High pass filter of 0.01 Hz for EEG slow drifts

I am trying to make a high pass filter for electroencephalographic (EEG) datasets, in order to get rid of very slow drifts. However frequencies around 0.3 Hz are very important for the research these data serve.

I use Matlab and I tried various things. It seems that a very low dB attenuation, of 3 dB is fine with FIR filters. For example I used that:

h=fdesign.highpass('Fst,Fp,Ast,Ap',0.005,0.01,3,1,250); % i needed to cut
d=design(h,'butter');
fvtool(d)


However this filter makes a dc drift at the start of the data and I would not wish to loose these first datapoints.

I have read through your pages that a clever idea is to design a low pass filter that later I would subtract from the real data. I did it with an equiripple filter and it worked but left a baseline lift. I do not want to run now average removal as this is in a next step in the analysis protocol.

Any suggestions?

• So the problem is just the initial response of the filter? Is this prerecorded data that you can just prepend with zeros or is it realtime? – endolith Oct 20 '11 at 15:43
• The lowpass-and-subtract approach will also suffer from the problem you're seeing. The issue is that every filter has delay. Filters with sharp cutoffs like the one you want can have very long delays. I'm not sure why you would do average removal next; the DC gain of the filter that you showed is zero, so there will be no appreciable average to remove (except for the transient period at the start of the output due to the filter's delay). – Jason R Oct 21 '11 at 13:17

You're asking for a time machine: in order to avoid the DC bump at $t=0$, you need to know the state of the filter as if it had been running before the recording ever began. That's not going to happen no matter what kind of filter you use.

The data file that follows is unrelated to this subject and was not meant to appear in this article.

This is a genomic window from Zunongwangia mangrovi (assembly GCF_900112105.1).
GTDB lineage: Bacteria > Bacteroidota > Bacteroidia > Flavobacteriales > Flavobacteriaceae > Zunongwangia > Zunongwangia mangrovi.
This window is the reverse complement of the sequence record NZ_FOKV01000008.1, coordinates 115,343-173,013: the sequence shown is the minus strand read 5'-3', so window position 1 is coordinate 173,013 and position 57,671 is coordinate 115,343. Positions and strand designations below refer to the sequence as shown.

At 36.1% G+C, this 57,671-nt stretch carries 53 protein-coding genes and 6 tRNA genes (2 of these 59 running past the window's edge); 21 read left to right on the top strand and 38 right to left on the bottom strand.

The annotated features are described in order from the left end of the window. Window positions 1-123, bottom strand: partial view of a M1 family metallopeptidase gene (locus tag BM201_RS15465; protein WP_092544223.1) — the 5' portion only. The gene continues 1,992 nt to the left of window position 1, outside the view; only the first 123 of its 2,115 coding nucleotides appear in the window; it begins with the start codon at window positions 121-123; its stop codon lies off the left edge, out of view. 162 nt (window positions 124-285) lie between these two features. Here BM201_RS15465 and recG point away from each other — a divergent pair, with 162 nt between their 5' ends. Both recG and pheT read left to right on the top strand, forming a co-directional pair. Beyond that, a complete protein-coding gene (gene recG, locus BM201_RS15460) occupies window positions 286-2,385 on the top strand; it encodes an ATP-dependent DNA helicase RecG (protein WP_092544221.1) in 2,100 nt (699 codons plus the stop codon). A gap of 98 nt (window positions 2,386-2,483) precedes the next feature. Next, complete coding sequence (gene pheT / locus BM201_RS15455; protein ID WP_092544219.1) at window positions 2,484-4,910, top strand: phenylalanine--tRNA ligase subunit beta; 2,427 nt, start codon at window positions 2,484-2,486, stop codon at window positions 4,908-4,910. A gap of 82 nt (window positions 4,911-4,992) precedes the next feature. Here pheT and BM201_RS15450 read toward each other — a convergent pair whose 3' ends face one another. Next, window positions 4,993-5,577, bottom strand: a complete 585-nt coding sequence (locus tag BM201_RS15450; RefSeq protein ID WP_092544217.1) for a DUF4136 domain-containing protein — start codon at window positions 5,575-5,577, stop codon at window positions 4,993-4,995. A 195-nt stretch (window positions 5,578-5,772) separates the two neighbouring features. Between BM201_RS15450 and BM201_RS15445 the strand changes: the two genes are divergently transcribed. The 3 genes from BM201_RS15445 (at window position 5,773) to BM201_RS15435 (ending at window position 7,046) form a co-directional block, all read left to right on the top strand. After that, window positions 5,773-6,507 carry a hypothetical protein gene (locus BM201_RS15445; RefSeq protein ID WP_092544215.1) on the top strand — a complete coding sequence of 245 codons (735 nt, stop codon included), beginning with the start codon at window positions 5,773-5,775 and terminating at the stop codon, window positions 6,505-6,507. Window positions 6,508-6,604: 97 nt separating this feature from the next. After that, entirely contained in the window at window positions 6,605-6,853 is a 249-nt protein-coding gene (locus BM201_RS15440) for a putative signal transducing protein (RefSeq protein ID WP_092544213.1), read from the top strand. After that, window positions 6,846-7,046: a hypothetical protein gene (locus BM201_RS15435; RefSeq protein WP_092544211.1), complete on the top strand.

Here's a trick which may come in handy for you. Let's say you have an $N$-tap FIR filter (or an IIR filter whose impulse response decays adequately to 0 after $N$ samples). Take the first $N$ samples of your signal, reverse them, and prepend that to the start of your signal. In effect, we're defining a new signal $g(t)=g(-t)=f(t)$ for the purposes of filtering. When you filter that, the filter state will have already been "primed" with the initial signal: delete the first $N$ samples of the output, and the DC bump should have hopefully gone away.

Needless to say, there are numerous gotchas with that scheme — for starters, it's harder to do for realtime processing, and if the signal derivative is high at $t=0$, you are still going to have trust issues with the first few samples. But it should get rid of the bump.

Take a look at the filtfilt function. It gives zero-phase response and a perfect step response. Especially, the step response property of the filtfilt filtering may solve your problem.

I did the trick Mr rtollert explained and thought it was the best I could do.

If you go down the route of continuous sampling/hardware compensation, then efficiency might make you interested in DC blockers as described by Randy Yates and Richard Lyons in dsp Tips & Tricks March 2008

I tried something that worked out well- for the specified amplifier. the matlab code is here: https://sites.google.com/site/marialstavrinou/home/dc-offset-removal-filter-in-matlab.

You don't care about absolute DC value, correct?

Why not just add a static offset to your data so that the first data point is at zero?

Sure, you would have to add the offset to every datapoint, but it would completely avoid the big step-response issues you are having with the filter.

Effectively the filter starts up initialized to zero. Therefore, when your data begins, the filter sees a big stair-step from zero to whatever DC level you have.

Just add offset to remove the stair-step.

Why not to do average removal? The later step which does it "again" just doesn't have effect (it would be substracting zero).

• This is more of a query, and not really an answer to the question. It might have been appropriate as a comment at one point, although the question is so old it just seems pointless at this juncture. – Sam Maloney May 14 '13 at 20:19